Thanks to the elaborate "cash web" Gore and his cohorts have put together, he can not only afford his new digs, he can afford the carbon offsets from such an elaborate, energy sucking abode.  Unless, of course, he can just give them to himself?  Perhaps for an early birthday present.

    On the other hand, even if he did buy the offsets to counter the earth abuse the Montecito pad is committing, it probably wouldn't do much good.  The Christian Science Monitor has an indepth investigative report on the extreme no good at all and, in fact, extreme fraud some carbon offset outfits are accomplishing. 

    An investigation by The Christian Science Monitor and the New England Center for Investigative Reporting has found that individuals and businesses who are feeding a $700 million global market in offsets are often buying vague promises instead of the reductions in greenhouse gases they expect.

    They are buying into projects that are never completed, or paying for ones that would have been done anyhow, the investigation found. Their purchases are feeding middlemen and promoters seeking profits from green schemes that range from selling protection for existing trees to the promise of planting new ones that never thrive. In some cases, the offsets have consequences that their purchasers never foresaw, such as erecting windmills that force poor people off their farms.

    Carbon offsets are the environmental equivalent of financial derivatives: complex, unregulated, unchecked and – in many cases – not worth their price.

    And often, those who get the “green credits” thinking their own carbon emissions have been offset, are fooled.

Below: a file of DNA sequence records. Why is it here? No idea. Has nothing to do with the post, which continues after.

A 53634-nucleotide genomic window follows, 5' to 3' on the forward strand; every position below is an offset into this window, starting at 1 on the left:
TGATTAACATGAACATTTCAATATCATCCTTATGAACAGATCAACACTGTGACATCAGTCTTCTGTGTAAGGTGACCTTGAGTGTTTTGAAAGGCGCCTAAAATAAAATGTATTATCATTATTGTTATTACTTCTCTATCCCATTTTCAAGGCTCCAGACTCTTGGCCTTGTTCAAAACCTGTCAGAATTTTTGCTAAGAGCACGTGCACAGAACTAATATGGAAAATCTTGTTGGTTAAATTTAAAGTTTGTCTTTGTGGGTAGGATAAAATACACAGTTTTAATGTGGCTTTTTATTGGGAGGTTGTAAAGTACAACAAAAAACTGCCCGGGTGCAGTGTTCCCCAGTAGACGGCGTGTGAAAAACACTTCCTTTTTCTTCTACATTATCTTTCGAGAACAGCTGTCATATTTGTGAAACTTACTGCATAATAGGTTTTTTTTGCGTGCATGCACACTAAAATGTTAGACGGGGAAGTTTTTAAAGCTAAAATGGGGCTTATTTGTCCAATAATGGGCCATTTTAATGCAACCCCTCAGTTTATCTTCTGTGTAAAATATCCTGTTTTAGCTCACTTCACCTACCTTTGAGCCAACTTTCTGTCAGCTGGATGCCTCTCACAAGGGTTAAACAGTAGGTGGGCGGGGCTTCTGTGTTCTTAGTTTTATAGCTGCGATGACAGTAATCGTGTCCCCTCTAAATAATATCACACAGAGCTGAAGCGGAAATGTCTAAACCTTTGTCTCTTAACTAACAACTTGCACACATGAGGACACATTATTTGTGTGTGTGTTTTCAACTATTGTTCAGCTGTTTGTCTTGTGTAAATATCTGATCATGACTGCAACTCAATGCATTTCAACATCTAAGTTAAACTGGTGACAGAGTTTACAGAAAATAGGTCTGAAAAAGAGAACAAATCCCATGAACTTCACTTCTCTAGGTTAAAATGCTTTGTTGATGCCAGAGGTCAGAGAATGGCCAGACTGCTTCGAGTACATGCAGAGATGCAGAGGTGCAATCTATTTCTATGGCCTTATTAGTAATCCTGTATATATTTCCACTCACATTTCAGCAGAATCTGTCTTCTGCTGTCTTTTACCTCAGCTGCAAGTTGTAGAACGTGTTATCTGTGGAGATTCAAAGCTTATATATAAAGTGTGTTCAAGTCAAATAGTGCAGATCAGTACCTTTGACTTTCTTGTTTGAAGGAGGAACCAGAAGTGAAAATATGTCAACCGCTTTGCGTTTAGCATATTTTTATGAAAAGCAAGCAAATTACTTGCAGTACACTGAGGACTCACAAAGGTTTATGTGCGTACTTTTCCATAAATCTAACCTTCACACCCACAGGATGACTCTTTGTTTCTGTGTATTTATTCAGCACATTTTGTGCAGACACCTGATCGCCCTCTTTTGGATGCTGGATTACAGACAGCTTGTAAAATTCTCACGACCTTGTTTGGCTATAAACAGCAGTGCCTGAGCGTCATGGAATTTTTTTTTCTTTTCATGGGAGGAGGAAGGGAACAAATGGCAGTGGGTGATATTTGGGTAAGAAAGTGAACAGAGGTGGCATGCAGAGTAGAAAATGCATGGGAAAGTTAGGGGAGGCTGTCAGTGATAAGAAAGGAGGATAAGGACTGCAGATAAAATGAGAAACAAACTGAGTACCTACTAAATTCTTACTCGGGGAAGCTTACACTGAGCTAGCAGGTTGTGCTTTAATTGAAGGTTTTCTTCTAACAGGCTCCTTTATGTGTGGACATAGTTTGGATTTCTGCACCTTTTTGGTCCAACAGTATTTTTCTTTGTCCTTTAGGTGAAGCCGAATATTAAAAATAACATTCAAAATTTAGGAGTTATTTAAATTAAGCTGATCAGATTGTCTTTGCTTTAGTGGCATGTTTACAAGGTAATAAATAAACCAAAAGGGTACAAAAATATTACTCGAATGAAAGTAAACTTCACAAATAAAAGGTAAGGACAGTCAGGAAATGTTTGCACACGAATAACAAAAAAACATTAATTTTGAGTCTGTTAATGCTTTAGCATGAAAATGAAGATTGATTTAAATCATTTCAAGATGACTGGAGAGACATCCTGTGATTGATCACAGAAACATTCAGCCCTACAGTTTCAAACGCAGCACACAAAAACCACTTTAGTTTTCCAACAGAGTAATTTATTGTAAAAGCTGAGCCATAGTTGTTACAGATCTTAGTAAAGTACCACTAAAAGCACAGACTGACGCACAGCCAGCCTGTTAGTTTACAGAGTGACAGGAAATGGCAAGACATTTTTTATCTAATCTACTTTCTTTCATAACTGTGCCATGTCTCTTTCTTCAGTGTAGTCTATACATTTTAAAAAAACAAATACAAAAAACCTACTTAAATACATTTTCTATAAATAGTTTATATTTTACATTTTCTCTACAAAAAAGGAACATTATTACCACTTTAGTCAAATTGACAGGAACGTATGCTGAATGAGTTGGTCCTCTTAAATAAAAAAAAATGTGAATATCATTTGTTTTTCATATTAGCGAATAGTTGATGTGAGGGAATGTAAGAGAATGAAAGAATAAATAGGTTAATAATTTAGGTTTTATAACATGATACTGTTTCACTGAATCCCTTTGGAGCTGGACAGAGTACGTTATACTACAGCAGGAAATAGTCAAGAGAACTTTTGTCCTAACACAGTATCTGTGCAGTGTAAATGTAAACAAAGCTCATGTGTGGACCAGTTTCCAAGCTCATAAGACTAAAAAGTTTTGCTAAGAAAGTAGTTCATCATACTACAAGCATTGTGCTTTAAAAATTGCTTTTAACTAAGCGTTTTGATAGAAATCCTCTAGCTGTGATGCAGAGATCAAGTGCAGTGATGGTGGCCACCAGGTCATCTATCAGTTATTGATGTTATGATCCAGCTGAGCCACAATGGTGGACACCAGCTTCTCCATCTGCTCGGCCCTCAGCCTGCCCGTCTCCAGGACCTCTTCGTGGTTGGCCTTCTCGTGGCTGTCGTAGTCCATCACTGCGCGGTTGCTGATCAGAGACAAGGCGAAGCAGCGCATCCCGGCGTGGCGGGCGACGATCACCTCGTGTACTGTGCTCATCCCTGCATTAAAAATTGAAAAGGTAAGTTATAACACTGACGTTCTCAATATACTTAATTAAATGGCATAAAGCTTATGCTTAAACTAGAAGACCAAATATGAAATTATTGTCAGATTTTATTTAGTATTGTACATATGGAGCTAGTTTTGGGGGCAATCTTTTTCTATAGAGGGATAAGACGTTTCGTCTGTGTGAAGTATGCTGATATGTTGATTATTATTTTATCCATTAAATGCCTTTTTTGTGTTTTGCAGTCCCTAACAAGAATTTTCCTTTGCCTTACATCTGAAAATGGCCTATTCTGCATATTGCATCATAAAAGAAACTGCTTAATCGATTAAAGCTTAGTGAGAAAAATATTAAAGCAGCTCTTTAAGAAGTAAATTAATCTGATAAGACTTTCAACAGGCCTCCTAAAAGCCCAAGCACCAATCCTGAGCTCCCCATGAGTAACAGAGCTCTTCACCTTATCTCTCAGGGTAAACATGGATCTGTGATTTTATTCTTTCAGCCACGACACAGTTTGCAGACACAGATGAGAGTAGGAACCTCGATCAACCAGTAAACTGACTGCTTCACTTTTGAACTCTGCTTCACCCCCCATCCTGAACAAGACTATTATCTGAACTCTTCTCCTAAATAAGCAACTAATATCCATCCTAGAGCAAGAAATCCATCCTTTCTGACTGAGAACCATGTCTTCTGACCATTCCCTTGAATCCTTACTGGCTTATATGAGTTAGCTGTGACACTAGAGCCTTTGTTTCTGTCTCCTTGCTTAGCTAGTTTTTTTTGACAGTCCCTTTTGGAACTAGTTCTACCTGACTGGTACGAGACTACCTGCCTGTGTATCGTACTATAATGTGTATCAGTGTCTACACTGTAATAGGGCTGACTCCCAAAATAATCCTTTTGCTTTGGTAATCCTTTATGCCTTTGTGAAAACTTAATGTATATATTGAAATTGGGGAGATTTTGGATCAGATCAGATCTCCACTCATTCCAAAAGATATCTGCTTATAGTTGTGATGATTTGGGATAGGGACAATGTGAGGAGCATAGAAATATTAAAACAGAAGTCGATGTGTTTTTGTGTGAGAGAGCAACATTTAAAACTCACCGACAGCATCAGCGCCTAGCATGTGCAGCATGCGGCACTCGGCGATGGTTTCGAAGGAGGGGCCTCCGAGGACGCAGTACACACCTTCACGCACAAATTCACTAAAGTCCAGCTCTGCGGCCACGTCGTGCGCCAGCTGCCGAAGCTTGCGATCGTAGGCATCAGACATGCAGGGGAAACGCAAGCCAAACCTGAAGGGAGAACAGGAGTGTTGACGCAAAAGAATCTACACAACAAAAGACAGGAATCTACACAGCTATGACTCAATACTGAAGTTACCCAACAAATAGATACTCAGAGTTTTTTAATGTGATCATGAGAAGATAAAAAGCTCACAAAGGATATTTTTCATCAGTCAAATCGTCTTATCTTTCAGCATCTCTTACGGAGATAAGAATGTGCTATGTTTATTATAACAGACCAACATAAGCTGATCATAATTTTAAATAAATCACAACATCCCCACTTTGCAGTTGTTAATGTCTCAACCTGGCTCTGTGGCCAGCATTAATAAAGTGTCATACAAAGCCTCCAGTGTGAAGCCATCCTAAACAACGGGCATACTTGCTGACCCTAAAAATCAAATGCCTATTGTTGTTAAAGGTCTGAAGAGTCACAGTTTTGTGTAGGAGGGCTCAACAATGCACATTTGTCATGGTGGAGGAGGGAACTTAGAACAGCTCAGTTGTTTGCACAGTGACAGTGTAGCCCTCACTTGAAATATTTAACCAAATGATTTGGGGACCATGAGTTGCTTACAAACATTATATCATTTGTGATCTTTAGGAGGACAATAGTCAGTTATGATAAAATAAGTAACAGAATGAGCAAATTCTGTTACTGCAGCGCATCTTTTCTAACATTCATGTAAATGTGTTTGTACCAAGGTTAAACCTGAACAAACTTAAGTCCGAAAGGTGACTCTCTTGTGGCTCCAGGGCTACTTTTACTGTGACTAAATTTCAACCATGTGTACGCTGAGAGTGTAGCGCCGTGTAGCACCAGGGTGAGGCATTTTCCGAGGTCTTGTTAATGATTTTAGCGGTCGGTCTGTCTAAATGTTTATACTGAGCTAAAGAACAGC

As we've pointed out in the newly revamped Cap and Trade online war room, government wants us to have a lot of economic pain for what is clearly no ecological pay off. The entire system is barely afloat under the weight of fraud, back room deals, and the type of cronyism that would make Boss Tweed proud.  And for some reason we're supposed to believe that the government is some how more pure and will pull this off better? 

    That's a big pill to swallow. 

    It's good that the cap and trade gambit is being exposed, but the dots are purposefully hard to connect and the kind of serious attention that is required to bring this kind of information to the forefront of the public conscience is seriously lacking.  That's why it is easy for Kerrry, Graham, and Lieberman to get away with saying their new bill isn't cap and trade, but caps and all this other junk that people accept without questioning.  It's all very complex and shady - it would take serious unpacking to discern what is really going on and who is getting rich off the taxpayers - because someone always is. 

    For all those reasons and more, it's essential that we take action now before the bill that was dead, then wasn't, comes back for more.

    It's also essential that citizens stand up for themselves, do some serious investigating, and demand answers.  That's what the Tennesse Center for Policy Research did when they exposed that Al Gore's electricity bill was 20X the national average in 2007.  But don't worry, he can afford it.